Decided: July 1, 1936.
SCHOOL DISTRICT OF WILDWOOD, PROSECUTOR,
STATE BOARD OF EDUCATION, ELSIE HOKANSON ET AL., DEFENDANTS; SAME V. STATE BOARD OF EDUCATION, BEATRICE M. SHARP ET AL., DEFENDANTS
For the prosecutors, Harry Tenenbaum.
For the defendants, Eugene Blankenhorn.
Before Justices Parker, Lloyd and Donges.
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The opinion of the court was delivered by
PARKER, J. These are two rules to show cause why a writ of certiorari should not be allowed to review the action of the commissioner of education of this state and the state board of education on appeal, reversing the action of the board of education of Wildwood in dismissing two tenure teachers upon the sole ground that they were married women, and directing their reinstatement. The sole question in the case is whether the fact that a female teacher, secure otherwise under tenure for service of three years or more, is liable to dismissal on the ground that she is a married woman. The commissioner of education decided that dismissal could not be based on any such ground; and this was affirmed by the state board, in both cases by written opinion.
We agree with the decision of the commissioner and of the board. As pointed out in the decision by the board, there is no express provision in the statute forbidding
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the employment of a married woman as a school teacher in the public schools. The state board in its opinion quoted the following provision of the statute:
"No principal or teacher shall be dismissed or subjected to a reduction in salary in said school district except for inefficiency, incapacity, conduct unbecoming to a teacher, or other just cause, and after a written charge of the cause or causes, shall have been preferred against him or her," &c. Chapter 243, Pamph. L. 1909, as amended.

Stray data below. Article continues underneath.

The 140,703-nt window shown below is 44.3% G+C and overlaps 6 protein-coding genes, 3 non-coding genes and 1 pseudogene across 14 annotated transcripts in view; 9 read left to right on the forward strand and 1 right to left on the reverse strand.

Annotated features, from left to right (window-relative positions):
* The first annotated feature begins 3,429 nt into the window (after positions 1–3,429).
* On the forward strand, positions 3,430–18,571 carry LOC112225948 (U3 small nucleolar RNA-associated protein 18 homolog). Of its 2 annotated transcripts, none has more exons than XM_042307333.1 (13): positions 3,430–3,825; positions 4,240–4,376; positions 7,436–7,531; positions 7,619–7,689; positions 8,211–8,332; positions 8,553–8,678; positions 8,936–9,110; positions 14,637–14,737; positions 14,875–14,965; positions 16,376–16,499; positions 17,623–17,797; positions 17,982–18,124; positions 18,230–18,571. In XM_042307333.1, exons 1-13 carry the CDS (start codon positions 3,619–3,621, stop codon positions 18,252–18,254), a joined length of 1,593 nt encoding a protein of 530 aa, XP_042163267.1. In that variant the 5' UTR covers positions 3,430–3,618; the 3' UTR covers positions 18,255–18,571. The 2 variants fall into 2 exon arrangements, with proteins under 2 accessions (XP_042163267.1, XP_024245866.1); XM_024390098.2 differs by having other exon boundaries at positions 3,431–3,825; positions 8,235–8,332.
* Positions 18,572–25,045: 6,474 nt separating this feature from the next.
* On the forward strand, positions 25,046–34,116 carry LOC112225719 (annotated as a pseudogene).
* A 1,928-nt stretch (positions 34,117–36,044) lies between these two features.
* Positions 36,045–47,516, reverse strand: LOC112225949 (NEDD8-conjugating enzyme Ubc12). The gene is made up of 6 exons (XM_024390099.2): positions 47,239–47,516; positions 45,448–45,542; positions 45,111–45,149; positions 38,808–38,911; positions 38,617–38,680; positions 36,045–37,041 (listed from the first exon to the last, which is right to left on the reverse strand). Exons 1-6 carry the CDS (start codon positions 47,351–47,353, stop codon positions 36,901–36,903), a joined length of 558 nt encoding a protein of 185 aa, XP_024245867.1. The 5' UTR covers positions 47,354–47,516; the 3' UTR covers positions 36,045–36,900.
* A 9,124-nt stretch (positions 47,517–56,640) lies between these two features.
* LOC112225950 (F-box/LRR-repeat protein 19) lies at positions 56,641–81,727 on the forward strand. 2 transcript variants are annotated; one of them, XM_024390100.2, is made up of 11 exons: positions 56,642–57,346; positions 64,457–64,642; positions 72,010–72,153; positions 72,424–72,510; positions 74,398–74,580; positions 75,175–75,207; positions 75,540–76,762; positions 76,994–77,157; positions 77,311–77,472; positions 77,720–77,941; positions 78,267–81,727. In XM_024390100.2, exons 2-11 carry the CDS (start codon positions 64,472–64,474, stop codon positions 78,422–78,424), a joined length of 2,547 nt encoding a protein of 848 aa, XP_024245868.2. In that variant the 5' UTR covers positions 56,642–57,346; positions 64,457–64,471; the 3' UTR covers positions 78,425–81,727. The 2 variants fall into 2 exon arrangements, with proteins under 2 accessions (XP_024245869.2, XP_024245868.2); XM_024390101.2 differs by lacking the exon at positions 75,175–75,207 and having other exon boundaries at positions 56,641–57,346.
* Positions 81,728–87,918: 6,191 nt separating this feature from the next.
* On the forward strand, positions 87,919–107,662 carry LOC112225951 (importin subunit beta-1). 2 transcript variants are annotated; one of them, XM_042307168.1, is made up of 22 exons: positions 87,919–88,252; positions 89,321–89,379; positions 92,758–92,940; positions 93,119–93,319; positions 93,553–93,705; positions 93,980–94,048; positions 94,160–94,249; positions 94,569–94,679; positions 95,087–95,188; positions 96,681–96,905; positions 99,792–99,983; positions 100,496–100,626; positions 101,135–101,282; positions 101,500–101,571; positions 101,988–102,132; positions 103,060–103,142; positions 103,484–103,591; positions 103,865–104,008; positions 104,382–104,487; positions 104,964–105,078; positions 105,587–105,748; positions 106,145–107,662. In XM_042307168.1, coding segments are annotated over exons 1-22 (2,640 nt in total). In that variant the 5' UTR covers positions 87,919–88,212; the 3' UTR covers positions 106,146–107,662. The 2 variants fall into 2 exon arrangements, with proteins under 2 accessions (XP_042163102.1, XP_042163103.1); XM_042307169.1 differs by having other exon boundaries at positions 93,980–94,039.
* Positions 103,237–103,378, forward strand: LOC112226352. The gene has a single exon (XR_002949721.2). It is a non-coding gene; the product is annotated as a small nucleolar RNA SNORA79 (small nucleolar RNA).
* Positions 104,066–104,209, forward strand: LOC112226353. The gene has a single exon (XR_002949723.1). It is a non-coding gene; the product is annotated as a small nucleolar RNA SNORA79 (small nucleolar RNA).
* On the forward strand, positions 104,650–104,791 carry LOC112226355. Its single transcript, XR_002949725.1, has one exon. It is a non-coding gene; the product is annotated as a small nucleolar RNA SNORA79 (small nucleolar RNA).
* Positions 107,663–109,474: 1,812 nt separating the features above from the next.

The argument advanced for the prosecutor is that the clause in this statute reading "or other just cause" will support a discharge on the ground of marriage; in other words, that the fact of marriage is a "just cause" for dismissal. The state board pointed out, and we think correctly, that "these words in the Tenure act must be read in conjunction with those immediately before them, and they imply a dereliction by the teacher, which may be the subject-matter of a charge against her." With this conclusion and reasoning we agree. There is perhaps room for argument that a married woman, on account of her duties to her husband and family, is not as well qualified to perform those of a teacher in addition; but this is a matter for the legislature.
It is further argued for the teachers that there were no written charges preferred and no hearing. We prefer, however, not to rest on any such ground as it involves a mere matter of procedure. On the fundamental ground that the statute does not contemplate the fact of marriage as a just cause, we are in accord with the finding of the two tribunals below.
These are rules to show cause why certiorari should not issue. We do not think that even a fairly arguable question is presented; on the contrary we are of opinion that the matter seems too clear even to justify the allowance of writs. Both rules will accordingly be discharged, with costs.